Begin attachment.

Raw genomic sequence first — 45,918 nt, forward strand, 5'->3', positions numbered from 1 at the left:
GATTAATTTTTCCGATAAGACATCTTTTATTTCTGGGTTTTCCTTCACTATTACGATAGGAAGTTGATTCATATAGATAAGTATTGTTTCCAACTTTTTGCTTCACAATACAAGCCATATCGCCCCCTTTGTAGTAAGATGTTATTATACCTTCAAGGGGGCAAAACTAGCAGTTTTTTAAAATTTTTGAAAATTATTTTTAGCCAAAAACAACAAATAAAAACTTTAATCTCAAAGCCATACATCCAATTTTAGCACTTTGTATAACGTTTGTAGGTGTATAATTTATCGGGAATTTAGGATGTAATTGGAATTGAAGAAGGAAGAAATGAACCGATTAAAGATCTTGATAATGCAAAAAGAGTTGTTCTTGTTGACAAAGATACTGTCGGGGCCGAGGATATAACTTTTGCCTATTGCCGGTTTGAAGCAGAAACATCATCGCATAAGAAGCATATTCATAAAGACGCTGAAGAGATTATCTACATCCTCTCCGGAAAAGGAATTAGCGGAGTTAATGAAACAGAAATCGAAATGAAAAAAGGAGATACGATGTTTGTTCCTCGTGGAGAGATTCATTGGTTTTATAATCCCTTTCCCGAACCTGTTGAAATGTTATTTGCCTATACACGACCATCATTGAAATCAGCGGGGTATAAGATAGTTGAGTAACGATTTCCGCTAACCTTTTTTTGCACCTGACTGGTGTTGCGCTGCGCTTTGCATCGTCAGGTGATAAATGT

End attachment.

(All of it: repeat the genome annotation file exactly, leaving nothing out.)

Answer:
Raw genomic sequence first — 45,918 nt, forward strand, 5'->3', positions numbered from 1 at the left:
GATTAATTTTTCCGATAAGACATCTTTTATTTCTGGGTTTTCCTTCACTATTACGATAGGAAGTTGATTCATATAGATAAGTATTGTTTCCAACTTTTTGCTTCACAATACAAGCCATATCGCCCCCTTTGTAGTAAGATGTTATTATACCTTCAAGGGGGCAAAACTAGCAGTTTTTTAAAATTTTTGAAAATTATTTTTAGCCAAAAACAACAAATAAAAACTTTAATCTCAAAGCCATACATCCAATTTTAGCACTTTGTATAACGTTTGTAGGTGTATAATTTATCGGGAATTTAGGATGTAATTGGAATTGAAGAAGGAAGAAATGAACCGATTAAAGATCTTGATAATGCAAAAAGAGTTGTTCTTGTTGACAAAGATACTGTCGGGGCCGAGGATATAACTTTTGCCTATTGCCGGTTTGAAGCAGAAACATCATCGCATAAGAAGCATATTCATAAAGACGCTGAAGAGATTATCTACATCCTCTCCGGAAAAGGAATTAGCGGAGTTAATGAAACAGAAATCGAAATGAAAAAAGGAGATACGATGTTTGTTCCTCGTGGAGAGATTCATTGGTTTTATAATCCCTTTCCCGAACCTGTTGAAATGTTATTTGCCTATACACGACCATCATTGAAATCAGCGGGGTATAAGATAGTTGAGTAACGATTTCCGCTAACCTTTTTTTGCACCTGACTGGTGTTGCGCTGCGCTTTGCATCGTCAGGTGATAAATGT